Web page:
A California federal judge has approved a settlement valued at more than $1.6 billion that resolves lawsuits filed by Volkswagen AG franchise dealerships in the wake of the carmaker’s 2015 diesel emissions scandal. Under the settlement, Volkswagen agreed to pay 652 dealerships $1.208 billion in cash to resolve claims against it, and it agreed to continue providing those dealerships with multiple incentives and support payments that are collectively valued at approximately $442 million. U.S. District Judge Charles R. Breyer approved the settlement, saying it was well supported and exceeds the estimated lost profit calculated by class counsel. Judge Breyer said:
While the parties reached the settlement at an early phase of litigation, class counsel’s careful prefiling investigation and their extensive review of discovery materials indicate they had sufficient information to make an informed decision about the settlement.
Last year, the dealerships amended their complaint, alleging violations under the Automobile Dealers’ Day in Court Act, the Racketeer Influenced and Corrupt Organizations Act and Florida and Illinois state statutes. Class counsel estimated that the dealerships’ total lost profit exposure ranged from $1.47 billion to $1.62 billion. In September, the dealers filed the proposed settlement, which the court preliminarily approved in October.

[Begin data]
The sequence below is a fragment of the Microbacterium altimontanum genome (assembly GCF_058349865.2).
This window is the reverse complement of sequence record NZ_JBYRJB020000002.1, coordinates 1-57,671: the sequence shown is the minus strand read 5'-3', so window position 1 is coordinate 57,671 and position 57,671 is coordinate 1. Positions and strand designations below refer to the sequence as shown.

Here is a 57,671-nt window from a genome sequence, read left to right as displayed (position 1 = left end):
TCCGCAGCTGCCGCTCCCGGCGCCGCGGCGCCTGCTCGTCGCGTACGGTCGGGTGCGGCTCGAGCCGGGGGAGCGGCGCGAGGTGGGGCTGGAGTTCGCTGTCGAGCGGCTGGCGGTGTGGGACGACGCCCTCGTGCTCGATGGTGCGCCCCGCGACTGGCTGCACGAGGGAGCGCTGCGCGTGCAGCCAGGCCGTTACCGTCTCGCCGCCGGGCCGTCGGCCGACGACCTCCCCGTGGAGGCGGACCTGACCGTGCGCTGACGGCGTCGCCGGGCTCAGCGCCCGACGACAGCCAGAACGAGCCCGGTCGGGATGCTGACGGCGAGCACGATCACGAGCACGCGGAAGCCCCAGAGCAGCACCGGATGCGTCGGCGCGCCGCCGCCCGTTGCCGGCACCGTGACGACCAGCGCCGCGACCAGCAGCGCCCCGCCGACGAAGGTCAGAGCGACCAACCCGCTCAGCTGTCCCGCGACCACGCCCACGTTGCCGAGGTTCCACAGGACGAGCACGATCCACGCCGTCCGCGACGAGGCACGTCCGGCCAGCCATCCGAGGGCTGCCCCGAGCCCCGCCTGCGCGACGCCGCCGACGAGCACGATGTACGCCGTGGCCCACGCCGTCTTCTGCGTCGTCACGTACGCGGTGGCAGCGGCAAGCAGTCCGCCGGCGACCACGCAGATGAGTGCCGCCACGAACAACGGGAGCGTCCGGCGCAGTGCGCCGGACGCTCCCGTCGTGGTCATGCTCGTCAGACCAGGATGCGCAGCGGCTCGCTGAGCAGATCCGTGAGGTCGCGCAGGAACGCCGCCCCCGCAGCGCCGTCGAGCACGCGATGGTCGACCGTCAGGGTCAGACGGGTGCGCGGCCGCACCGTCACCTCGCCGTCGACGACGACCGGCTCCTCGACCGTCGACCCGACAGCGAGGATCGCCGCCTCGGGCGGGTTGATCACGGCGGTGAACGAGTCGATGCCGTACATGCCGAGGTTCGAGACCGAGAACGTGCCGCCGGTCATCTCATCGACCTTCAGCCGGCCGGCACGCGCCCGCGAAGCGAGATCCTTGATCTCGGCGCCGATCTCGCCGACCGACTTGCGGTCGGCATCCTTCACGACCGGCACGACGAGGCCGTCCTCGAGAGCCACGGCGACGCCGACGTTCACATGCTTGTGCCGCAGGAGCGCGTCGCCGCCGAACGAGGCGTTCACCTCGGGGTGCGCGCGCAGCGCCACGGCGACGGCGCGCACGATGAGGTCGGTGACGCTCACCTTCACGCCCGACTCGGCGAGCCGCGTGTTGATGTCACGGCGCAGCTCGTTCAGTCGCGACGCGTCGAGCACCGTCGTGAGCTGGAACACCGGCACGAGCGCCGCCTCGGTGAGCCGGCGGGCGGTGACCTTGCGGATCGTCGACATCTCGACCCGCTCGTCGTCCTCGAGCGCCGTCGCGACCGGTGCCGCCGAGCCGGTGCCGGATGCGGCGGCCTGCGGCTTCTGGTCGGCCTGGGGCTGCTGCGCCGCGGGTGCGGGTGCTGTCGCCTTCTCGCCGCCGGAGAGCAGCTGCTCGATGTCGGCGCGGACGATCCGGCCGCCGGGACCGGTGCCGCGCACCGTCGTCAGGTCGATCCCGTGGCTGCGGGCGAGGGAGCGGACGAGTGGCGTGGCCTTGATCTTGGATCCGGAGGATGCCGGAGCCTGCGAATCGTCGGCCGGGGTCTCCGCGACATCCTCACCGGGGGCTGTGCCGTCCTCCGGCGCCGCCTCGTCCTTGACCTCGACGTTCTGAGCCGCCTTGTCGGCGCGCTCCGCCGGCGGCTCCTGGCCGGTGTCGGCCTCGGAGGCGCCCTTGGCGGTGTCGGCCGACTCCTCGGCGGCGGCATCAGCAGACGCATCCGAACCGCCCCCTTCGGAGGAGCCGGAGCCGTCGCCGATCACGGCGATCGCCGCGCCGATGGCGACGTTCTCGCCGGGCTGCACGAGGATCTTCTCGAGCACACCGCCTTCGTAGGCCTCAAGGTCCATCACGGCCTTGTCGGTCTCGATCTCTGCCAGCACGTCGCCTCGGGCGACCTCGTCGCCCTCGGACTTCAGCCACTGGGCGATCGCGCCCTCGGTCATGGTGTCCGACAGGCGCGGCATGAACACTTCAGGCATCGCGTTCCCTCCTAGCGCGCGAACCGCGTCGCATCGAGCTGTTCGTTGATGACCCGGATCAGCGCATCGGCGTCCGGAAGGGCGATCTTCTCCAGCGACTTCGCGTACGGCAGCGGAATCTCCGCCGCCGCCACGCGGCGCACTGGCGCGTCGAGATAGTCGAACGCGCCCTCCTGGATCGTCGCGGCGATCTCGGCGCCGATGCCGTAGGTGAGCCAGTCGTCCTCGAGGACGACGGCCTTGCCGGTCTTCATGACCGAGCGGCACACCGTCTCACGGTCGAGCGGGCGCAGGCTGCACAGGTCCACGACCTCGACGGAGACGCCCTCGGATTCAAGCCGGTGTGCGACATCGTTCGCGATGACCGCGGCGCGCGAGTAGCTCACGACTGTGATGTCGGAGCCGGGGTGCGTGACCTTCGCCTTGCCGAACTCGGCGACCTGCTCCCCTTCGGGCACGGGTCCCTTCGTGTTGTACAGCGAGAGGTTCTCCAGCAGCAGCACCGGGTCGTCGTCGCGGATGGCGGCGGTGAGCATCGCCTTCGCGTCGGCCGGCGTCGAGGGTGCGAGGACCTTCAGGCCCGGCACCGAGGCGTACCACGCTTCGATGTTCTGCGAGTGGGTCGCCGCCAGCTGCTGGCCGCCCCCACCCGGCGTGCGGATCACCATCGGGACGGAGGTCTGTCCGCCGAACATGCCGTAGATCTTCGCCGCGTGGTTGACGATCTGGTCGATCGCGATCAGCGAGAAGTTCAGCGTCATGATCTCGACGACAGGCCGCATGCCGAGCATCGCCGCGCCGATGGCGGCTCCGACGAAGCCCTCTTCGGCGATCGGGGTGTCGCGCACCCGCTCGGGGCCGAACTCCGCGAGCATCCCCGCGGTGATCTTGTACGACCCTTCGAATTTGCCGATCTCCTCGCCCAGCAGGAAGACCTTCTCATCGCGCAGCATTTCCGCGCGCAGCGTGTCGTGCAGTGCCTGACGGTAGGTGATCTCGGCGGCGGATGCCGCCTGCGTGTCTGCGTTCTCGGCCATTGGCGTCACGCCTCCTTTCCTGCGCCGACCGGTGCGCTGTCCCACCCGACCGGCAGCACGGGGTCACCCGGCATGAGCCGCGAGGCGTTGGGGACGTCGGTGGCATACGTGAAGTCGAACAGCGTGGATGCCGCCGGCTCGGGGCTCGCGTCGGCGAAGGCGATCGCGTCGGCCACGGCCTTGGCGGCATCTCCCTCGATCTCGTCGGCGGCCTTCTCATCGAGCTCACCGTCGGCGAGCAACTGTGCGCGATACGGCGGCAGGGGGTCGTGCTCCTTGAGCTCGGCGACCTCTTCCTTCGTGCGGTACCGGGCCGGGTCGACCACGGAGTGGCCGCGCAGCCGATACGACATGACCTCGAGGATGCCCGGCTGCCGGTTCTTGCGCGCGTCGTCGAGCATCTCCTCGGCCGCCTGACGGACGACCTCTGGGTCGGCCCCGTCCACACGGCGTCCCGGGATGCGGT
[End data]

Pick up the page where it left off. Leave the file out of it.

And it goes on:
The court provisionally certified a nationwide class of 652 authorized Volkswagen dealers in the United States that operated a dealership pursuant to a valid Volkswagen Dealer Agreement. Under the settlement, Volkswagen will divide the $1.208 billion cash settlement among dealerships based on pro rata share of the monthly financial assistance payments that Volkswagen paid to eligible dealers in November 2015.
Volkswagen also agreed to continue incentives it currently offers dealerships for an additional 12 months and it agreed to give dealerships the option to defer their obligations to renovate or make capital investments in their facilities. The settlement also requires Volkswagen to repurchase affected vehicles that are unfixable. Judge Breyer noted that only seven dealerships have opted out of the settlement, and eight have objected to it, mainly due to how the settlement is apportioned. This is a relatively low objection rate for a settlement, according to Judge Breyer.
The dealerships are represented by Steve W. Berman and Thomas E. Loeser of Hagens Berman Sobol Shapiro LLP, and Richard N. Sox of Bass Sox Mercer. The case is In re: Volkswagen “Clean Diesel” Marketing, Sales Practices and Products Liability Litigation, (MDL No. 2672) in the U.S. District Court for the Northern District of California.
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